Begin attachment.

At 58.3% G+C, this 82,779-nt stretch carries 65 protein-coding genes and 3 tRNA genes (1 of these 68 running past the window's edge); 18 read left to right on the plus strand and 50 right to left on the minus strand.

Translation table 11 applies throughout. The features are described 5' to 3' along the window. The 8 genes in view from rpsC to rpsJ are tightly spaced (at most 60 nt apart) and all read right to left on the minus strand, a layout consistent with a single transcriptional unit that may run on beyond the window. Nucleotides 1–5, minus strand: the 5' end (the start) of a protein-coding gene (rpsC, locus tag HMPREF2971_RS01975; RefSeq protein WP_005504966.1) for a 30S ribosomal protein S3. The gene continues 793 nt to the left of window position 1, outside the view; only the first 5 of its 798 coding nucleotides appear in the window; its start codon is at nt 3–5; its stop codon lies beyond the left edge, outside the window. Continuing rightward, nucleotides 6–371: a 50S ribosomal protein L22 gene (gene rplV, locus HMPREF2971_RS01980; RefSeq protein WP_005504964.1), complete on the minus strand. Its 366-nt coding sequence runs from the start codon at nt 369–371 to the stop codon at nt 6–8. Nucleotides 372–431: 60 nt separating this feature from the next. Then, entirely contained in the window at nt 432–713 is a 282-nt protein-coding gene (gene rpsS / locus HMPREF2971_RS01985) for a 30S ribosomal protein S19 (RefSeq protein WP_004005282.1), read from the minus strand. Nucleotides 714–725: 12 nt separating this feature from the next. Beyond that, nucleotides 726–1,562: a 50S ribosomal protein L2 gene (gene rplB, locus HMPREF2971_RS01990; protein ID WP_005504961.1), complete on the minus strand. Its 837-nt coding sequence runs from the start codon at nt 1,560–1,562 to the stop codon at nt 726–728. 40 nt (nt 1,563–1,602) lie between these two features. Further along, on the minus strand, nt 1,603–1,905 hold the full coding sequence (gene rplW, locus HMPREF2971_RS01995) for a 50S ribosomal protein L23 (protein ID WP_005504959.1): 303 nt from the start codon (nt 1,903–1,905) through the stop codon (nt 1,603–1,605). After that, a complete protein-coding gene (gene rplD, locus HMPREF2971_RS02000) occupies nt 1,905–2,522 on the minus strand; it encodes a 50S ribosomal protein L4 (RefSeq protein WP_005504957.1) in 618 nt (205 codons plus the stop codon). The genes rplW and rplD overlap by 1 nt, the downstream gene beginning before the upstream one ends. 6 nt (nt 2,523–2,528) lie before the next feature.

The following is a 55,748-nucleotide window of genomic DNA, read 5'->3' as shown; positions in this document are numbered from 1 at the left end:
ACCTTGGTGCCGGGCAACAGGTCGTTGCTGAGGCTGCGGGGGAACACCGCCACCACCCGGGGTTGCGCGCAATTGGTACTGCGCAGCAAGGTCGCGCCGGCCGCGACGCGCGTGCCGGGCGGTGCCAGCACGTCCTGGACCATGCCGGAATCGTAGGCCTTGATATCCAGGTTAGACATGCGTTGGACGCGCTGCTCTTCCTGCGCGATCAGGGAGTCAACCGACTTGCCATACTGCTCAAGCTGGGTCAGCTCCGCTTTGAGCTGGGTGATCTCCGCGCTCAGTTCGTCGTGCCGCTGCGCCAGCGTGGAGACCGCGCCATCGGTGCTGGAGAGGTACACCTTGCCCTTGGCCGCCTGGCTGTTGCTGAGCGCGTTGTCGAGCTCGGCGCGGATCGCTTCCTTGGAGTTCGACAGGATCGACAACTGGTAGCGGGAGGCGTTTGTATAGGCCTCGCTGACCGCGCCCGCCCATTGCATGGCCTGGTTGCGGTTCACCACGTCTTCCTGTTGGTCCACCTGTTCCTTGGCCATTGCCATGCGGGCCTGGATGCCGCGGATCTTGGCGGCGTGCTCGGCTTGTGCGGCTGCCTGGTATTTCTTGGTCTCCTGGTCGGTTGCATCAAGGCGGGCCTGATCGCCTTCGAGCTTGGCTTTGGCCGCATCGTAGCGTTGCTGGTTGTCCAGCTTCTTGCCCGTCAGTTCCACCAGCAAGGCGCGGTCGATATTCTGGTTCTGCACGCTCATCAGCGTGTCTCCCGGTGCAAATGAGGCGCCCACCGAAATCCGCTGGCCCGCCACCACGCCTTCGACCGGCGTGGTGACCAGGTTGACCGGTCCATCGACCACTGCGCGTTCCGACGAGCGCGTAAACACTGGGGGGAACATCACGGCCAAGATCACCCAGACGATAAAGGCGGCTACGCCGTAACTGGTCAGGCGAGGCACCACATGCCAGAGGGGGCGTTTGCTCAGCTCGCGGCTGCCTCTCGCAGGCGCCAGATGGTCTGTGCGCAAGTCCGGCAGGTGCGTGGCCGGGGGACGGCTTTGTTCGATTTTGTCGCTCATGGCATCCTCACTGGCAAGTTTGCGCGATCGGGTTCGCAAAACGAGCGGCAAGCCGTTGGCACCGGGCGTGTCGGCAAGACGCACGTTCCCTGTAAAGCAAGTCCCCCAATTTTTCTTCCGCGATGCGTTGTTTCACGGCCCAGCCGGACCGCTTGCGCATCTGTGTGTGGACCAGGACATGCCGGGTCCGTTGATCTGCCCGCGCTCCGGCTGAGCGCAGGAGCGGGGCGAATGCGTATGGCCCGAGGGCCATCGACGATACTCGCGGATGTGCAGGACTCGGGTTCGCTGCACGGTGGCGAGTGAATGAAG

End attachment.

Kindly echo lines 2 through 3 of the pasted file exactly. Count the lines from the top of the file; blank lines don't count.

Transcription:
Translation table 11 applies throughout. The features are described 5' to 3' along the window. The 8 genes in view from rpsC to rpsJ are tightly spaced (at most 60 nt apart) and all read right to left on the minus strand, a layout consistent with a single transcriptional unit that may run on beyond the window. Nucleotides 1–5, minus strand: the 5' end (the start) of a protein-coding gene (rpsC, locus tag HMPREF2971_RS01975; RefSeq protein WP_005504966.1) for a 30S ribosomal protein S3. The gene continues 793 nt to the left of window position 1, outside the view; only the first 5 of its 798 coding nucleotides appear in the window; its start codon is at nt 3–5; its stop codon lies beyond the left edge, outside the window. Continuing rightward, nucleotides 6–371: a 50S ribosomal protein L22 gene (gene rplV, locus HMPREF2971_RS01980; RefSeq protein WP_005504964.1), complete on the minus strand. Its 366-nt coding sequence runs from the start codon at nt 369–371 to the stop codon at nt 6–8. Nucleotides 372–431: 60 nt separating this feature from the next. Then, entirely contained in the window at nt 432–713 is a 282-nt protein-coding gene (gene rpsS / locus HMPREF2971_RS01985) for a 30S ribosomal protein S19 (RefSeq protein WP_004005282.1), read from the minus strand. Nucleotides 714–725: 12 nt separating this feature from the next. Beyond that, nucleotides 726–1,562: a 50S ribosomal protein L2 gene (gene rplB, locus HMPREF2971_RS01990; protein ID WP_005504961.1), complete on the minus strand. Its 837-nt coding sequence runs from the start codon at nt 1,560–1,562 to the stop codon at nt 726–728. 40 nt (nt 1,563–1,602) lie between these two features. Further along, on the minus strand, nt 1,603–1,905 hold the full coding sequence (gene rplW, locus HMPREF2971_RS01995) for a 50S ribosomal protein L23 (protein ID WP_005504959.1): 303 nt from the start codon (nt 1,903–1,905) through the stop codon (nt 1,603–1,605). After that, a complete protein-coding gene (gene rplD, locus HMPREF2971_RS02000) occupies nt 1,905–2,522 on the minus strand; it encodes a 50S ribosomal protein L4 (RefSeq protein WP_005504957.1) in 618 nt (205 codons plus the stop codon). The genes rplW and rplD overlap by 1 nt, the downstream gene beginning before the upstream one ends. 6 nt (nt 2,523–2,528) lie before the next feature.

The following is a 55,748-nucleotide window of genomic DNA, read 5'->3' as shown; positions in this document are numbered from 1 at the left end: